Sunday, 30 December 2007

Plastic bags on its way out? Global data says 'no'

Plastic bags on its way out? Global data says 'no'
28 Dec, 2007, 0025 hrs IST, TNN

Plastic bags are less of a problem than people think. In EU and Australia in volume terms, they are "less than one per cent of the waste". Moreover, plastic bags only account for two per cent of the total 47.5m tonnes of plastic that are produced for use in the EU each year.

Global Viewpoint

Peter Woodall, who runs the communication campaigns for the UK Packaging and Films Association (PAFA) and the Carrier Bag Consortium (CBC), blames the "popular media" for continuing to call the product a disposable bag. And this is not just a UK phenomenon. A Decima research poll from April 2007 showed that close to 80 per cent of Canadians reused their bags twice or more and that 72 per cent would return their bags for recycling if the facilities were available. Around 50 per cent of the Canadian population currently has access to some sort of bag recycling program, according to the Canadian Plastics Industry Association (CPIA).

Paper Bags in Comparison

Paper bags are even worse for the environment over the whole lifecycle of a bag, including the production of a bag in Asia, shipping it to the US or the EU for use, and then often shipping it back again to Asia for recycling. According to the US Environmental Protection Agency (EPA), paper bags generate 70 per cent more air pollutants and 50 times more water pollutants than plastic bags, because four times as much energy is required to produce paper bags and 85 times as much energy is needed to recycle them.

Reduce, Reuse, Recycle and Recover

It is important for people need to understand the full benefits of light plastic carriers from the cradle to the grave. The key is getting people to reduce, reuse, recycle and recover. The plastic bag has excellent credentials and it is extremely reusable, but people are not educated to reuse. Instead of adopting a knee-jerk reaction to the use of plastic bags, it is important to look at the facts and analyse them.


Biodegradable bags have a future, but only as niche market players. Another problem would be of diverting land traditionally used to grow food to growing raw material for bags, especially as the added demand on the land for biofuel is already increasing the prices of certain basic commodities.

In the EU, around 50,000 tonnes/year of biodegradable plastics are currently used, compared with 47.5bn tonnes/year of normal plastic, according to Plastics Europe. It is felt that a five per cent market share of around 2m tonnes/year could be a realistic target for bioplastics.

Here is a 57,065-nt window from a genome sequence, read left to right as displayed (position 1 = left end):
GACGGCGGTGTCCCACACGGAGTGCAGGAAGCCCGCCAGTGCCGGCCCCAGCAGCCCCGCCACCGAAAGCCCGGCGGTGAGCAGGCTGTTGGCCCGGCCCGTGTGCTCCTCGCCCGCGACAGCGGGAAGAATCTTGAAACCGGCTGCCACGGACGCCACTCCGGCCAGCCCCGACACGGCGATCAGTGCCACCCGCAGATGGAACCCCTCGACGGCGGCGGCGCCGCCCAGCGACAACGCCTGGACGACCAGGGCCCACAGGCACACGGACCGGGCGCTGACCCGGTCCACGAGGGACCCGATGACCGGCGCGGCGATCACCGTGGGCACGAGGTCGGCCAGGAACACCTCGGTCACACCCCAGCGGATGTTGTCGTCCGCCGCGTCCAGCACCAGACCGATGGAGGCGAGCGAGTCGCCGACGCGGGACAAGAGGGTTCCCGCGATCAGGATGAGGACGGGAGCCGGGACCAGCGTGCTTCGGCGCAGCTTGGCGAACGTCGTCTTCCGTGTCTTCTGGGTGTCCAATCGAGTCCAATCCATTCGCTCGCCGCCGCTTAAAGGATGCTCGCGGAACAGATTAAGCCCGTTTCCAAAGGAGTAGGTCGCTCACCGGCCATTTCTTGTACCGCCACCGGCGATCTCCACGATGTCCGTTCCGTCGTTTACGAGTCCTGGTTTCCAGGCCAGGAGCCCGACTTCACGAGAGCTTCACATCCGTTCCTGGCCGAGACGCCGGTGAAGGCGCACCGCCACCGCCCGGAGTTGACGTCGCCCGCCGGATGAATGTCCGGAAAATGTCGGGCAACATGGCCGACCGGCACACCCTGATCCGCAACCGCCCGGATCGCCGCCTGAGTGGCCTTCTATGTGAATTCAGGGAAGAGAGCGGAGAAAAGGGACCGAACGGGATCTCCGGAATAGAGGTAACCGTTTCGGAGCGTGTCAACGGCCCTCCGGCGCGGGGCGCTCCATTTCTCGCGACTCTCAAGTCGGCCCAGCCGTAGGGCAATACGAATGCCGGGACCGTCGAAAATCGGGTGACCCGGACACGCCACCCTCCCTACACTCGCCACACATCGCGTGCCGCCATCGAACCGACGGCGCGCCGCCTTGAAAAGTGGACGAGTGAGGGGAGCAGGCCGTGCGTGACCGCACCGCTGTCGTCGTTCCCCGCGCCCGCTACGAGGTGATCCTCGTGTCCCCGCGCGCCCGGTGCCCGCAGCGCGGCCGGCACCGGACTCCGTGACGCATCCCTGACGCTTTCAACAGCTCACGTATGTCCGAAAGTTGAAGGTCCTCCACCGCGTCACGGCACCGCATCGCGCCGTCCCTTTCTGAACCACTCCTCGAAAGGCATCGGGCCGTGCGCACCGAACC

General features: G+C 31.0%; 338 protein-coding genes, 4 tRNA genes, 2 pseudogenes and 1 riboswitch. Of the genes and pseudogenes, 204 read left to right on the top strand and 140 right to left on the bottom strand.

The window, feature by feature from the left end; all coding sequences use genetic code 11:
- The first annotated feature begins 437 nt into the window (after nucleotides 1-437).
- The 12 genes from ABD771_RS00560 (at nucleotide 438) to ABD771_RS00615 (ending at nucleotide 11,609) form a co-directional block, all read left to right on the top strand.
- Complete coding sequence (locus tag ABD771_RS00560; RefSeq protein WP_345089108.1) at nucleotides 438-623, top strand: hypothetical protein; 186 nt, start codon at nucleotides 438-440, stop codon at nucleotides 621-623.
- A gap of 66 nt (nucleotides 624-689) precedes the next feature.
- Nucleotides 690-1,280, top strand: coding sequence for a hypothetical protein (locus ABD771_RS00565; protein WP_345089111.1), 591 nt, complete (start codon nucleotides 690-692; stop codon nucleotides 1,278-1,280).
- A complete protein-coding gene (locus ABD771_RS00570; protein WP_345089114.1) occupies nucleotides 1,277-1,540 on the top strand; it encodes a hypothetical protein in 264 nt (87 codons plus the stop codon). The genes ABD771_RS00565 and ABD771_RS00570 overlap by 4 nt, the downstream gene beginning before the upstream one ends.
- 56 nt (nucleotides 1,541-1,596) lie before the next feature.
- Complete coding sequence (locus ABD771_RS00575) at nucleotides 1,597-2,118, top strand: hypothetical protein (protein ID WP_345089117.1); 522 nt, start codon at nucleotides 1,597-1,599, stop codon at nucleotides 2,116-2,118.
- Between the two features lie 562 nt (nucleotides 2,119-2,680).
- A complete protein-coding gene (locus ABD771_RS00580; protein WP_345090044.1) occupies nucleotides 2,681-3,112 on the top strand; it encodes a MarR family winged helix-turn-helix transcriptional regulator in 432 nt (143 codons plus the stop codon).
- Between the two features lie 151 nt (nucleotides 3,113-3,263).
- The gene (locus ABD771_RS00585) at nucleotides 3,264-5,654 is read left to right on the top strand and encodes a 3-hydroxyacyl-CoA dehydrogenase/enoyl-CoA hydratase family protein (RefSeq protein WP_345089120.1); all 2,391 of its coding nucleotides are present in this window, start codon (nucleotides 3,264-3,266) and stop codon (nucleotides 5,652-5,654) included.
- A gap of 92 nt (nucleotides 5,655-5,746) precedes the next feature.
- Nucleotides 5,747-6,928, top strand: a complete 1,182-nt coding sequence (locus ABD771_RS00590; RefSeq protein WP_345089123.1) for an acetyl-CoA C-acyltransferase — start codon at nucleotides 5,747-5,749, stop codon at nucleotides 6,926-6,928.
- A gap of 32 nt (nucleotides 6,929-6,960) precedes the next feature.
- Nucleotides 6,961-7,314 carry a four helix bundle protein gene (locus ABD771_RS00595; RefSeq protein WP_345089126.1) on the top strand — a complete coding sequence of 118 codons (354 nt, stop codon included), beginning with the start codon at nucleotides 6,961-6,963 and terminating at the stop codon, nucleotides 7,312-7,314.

The future lies in an effort to reduce the energy and materials consumed in the making of plastic bags without sacrificing strength. Already it has been seen that plastic bags in circulation use 70 per cent less polymer than those produced 20 years ago.

Innovation is essential if the industry is to survive in developed countries. One-quarter of the plastic bags used in wealthy nations are already produced in Asia, according to Worldwatch, and imports into the US and the EU from Asia are rising.

The majority of plastic bags used in the EU are also imported from Asian countries, with only a small number of producers left in Europe, mainly in Spain, France, Turkey, and central and east Europe


It is 50 years since the first plastic bags for bread, sandwiches, fruits, and vegetables were introduced in the US, and there seems little chance that their days are numbered quite yet. But thicker, reusable bags and more biodegradable options seem set, at some stage, to replace the flimsier varieties we are more familiar with.

If plastic bag makers want to persuade governments not to take knee-jerk reactions based on half-truths, then there clearly needs to be more life-cycle analysis for plastic bags, allowing the real problems to be identified and addressed.

Plastic shopping bags are a valuable resource that can be reused and recycled over and over again. The plastic recycling industry is already a job-creating $2bn market in North America, growing at 14 per cent per year.

The plastic and chemical industries now need to sit down with environmentalists and policy makers to ensure it is this business that continues to grow — not the production of thin bags that are produced cheaply, but that are thrown away after a single use.

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